Reformed Reflections

The Significance of Profession of Faith

What it means

There is a great joy in a congregation when one of its own members or a new convert makes profession of faith. There is also joy in heaven. Why is a profession of faith such a cause for celebration? Is it a right of passage, which leads one to become a "full member" of the church? Is it a kind of graduation ceremony following several years of catechism instruction? The ones who profess their faith are often young people, but not always. In my first congregation a gentleman in his sixties professed his faith publicly in front of the congregation.

To profess one's faith is a weighty matter. A commitment is made for time and eternity. We can prove our faith by our commitment to it. It is a costly commitment. The Christian life is about living to the glory of God. The cross is the way home to the heavenly Father. The Christian life entails the readiness to suffer martyrdom, even though most of us are not required to die for our witness.

The church is not a voluntary society or a club. Its members form God's covenant people. Therefore, when young people are born and raised in the church and profess their faith, they do not become members. They are members since their baptism as infants, but not yet full members. They are heirs of the covenant of grace. They are given wonderful promises by their Triune God, the promise of the Father that He will look after them; the promise of the Son that He will wash away their sins by His blood; the promise of the Holy Spirit that He will live in them and sanctify them. The church never looks upon them as strangers who only now are accepted by the church family. They are always viewed as members of the household of God.

Profession of faith is not an option. It is a required response to the Gospel promises. We are called to confess our Lord. Jesus charged His people to confess Him: "Whoever acknowledges me before men, I will also acknowledge him before my Father in heaven" (Matt.10: 3). But He also says, "But whoever disowns me before men, I will disown him before my Father in heaven" (Matt.10:33). The apostle Paul said, " if you confess with your mouth 'Jesus is Lord,' and believe in your heart that God raised Him from the dead, you will be saved. For it is with your heart that you believe and are justified, and it is with your mouth that you confess and are saved" (Rom. 10:9,10). Faith without confession would be a barren faith; true faith must declare itself in word (2 Cor. 4:13), and in deeds (James 2:20). If we are right with the Lord, we will want to profess Him as Saviour and Lord. "Through Jesus, therefore, let us continually offer to God a sacrifice of praise - the fruit of lips that confess his name"(Hebr. 13:15).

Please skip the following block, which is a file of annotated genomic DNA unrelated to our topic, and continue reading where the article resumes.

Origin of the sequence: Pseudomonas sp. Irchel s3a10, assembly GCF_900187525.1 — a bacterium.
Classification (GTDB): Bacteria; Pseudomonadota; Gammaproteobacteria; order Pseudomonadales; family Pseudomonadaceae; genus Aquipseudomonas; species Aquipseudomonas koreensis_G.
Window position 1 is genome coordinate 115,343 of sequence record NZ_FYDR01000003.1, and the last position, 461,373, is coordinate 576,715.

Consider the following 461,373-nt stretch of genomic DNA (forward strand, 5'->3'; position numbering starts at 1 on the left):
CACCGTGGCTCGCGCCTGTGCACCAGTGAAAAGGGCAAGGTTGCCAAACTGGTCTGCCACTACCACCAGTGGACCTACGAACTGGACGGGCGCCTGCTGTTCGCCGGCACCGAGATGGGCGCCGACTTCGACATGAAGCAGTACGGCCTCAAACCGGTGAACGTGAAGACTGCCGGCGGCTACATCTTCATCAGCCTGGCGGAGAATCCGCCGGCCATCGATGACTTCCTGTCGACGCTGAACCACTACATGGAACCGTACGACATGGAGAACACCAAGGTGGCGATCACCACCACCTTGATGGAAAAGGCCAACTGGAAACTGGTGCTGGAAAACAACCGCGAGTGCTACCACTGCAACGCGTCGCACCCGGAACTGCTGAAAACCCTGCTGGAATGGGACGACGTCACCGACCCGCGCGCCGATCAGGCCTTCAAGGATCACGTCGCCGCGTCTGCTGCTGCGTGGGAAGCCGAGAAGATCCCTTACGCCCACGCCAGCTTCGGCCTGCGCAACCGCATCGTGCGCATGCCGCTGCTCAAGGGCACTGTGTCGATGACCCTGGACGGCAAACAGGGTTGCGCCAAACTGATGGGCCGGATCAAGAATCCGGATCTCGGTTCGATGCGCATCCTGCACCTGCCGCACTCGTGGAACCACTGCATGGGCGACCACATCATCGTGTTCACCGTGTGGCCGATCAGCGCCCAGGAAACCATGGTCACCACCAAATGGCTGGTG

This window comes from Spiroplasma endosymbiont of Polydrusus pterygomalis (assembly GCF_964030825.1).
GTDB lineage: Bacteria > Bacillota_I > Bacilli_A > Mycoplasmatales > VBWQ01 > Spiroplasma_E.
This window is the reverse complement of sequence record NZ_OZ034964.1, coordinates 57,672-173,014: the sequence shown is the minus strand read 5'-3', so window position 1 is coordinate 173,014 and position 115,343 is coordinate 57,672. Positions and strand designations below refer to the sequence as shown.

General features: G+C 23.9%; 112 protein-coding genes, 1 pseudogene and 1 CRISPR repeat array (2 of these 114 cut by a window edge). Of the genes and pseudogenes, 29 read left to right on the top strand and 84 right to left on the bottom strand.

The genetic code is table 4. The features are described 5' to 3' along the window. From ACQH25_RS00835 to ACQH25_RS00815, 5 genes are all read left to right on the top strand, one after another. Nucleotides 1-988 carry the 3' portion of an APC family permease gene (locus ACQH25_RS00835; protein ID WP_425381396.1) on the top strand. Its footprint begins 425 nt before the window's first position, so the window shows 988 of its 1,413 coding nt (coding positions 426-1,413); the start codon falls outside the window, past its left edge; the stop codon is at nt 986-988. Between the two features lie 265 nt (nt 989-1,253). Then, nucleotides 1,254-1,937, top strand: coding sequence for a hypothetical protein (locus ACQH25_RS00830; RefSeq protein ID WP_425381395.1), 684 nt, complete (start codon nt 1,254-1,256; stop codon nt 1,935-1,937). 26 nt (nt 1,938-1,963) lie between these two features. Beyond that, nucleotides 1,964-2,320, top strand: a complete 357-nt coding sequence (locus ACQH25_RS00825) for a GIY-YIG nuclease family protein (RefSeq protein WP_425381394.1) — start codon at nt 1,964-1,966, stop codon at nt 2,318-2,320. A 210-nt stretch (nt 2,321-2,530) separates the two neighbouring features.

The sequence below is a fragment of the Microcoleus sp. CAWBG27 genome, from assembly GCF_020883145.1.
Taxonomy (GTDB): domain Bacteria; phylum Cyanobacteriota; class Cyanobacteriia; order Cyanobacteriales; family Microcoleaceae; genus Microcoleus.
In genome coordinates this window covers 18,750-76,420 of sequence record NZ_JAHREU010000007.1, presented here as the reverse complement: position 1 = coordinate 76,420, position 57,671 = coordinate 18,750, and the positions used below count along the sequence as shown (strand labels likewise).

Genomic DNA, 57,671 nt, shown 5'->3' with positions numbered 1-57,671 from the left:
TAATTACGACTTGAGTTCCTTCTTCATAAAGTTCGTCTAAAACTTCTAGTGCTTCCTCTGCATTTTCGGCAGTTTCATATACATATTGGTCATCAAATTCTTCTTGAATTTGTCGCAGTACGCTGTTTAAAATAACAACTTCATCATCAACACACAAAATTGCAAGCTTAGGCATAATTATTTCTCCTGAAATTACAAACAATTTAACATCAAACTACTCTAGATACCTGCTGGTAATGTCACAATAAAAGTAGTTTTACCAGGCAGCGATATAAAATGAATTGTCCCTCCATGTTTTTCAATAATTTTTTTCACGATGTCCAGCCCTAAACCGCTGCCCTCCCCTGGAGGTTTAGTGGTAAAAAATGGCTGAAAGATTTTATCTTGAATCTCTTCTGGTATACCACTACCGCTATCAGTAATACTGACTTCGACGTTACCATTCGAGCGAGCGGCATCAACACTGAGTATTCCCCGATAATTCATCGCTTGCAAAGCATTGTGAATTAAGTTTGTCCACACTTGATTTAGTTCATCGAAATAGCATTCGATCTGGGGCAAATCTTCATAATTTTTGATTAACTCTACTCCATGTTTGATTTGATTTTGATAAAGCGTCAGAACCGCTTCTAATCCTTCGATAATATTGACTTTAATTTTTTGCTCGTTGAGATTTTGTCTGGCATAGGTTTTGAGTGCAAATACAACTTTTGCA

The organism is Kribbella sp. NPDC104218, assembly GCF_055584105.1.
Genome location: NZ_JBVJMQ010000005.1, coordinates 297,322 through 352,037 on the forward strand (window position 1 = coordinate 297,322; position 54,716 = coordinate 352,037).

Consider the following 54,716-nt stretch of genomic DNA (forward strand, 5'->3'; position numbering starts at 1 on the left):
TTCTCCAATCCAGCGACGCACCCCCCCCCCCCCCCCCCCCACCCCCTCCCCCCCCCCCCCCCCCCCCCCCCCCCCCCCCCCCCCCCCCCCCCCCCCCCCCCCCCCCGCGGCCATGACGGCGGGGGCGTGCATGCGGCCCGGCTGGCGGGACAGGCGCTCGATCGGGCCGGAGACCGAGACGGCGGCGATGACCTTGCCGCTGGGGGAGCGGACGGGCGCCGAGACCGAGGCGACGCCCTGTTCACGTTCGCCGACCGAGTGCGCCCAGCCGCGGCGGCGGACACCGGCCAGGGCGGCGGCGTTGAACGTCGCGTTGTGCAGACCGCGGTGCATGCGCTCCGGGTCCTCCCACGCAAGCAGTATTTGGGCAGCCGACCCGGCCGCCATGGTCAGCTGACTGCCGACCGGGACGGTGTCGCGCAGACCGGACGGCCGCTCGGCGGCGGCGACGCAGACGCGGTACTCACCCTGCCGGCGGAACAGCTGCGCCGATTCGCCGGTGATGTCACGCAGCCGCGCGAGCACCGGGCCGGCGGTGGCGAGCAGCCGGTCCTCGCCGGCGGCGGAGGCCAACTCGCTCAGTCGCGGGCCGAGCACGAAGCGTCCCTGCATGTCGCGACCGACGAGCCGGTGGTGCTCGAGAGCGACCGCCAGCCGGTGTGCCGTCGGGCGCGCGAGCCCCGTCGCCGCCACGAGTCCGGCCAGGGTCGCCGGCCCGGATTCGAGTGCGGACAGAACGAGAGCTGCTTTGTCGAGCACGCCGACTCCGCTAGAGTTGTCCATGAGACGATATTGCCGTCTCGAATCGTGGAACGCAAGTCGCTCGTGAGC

Why should we make profession of faith? We openly declare that we want to be on the Lord's side. We want to be in, and live out of a living relationship with our God. We accept promises God sealed for us in our baptism. That by His grace, we will forsake the ways of sin and live a godly life (cf. Heidelberg Catechism, Lord's Day 33). We also imitate the Saviour, who openly confessed His faith. He told Pilate that He had come into the world "to testify to the truth" (John 18:37;cf. 1 Tim.6:13). Through our profession of faith we also indicate that we are ready and willing to shoulder the responsibilities and mission of our congregation. In the face of a watching world we become its representative.

To confess Jesus as Lord in the midst of His church means that we have the privilege of partaking of the Lord's Supper, the feast which foreshadows "the wedding supper of the Lamb" (Rev.19:9). We confess Him to be our Lord each time the sacrament is administered. The apostle Paul adds that this act of confessing must be repeated till He comes a gain (1Cor. 11:26).

But before we declare our intend to profess our faith, we will have to be interviewed by our consistory (council). The consistory wants to be sure that we know and understand the doctrine of salvation as taught in Scripture and the confessions. They will also want to determine whether our life is in harmony with our confession. Do we walk the talk? Do we have such measure of knowledge of the Christian faith and understanding of Biblical doctrine as reasonably can be expected? In other words, both doctrine and life should receive proper attention.

Why profess our faith in public?

Can't we do it privately if we are shy? It is both a privilege and a blessing for the congregation to hear that we want to stand openly before the Lord and confess the Lord with them. The apostle Paul charges young Timothy, "Take hold of the eternal life to which you were called when you made good your confession in the presence of many witnesses" (1Tim. 6:12). The confession of faith should be in the presence of the congregation. By this act we declare that we feel and believe ourselves to be lost sinners and that our only hope is in Christ Jesus and Him crucified. We also tell the congregation that from now on we share in its ministry, sorrows, and joys. We also acknowledge that we will need its prayer support in our walk with the Lord. This world is not a playground but a battleground (cf. Eph.6: 12).

And as confessing Christians we need all the help we can get to remain steadfast in the faith. Above all, we must rely on the Lord. As we do so, we do well to commit these words to memory that we may pray them often, " Take my life, and let it be consecrated, Lord to Thee. "

Johan D.Tangelder.
April 2004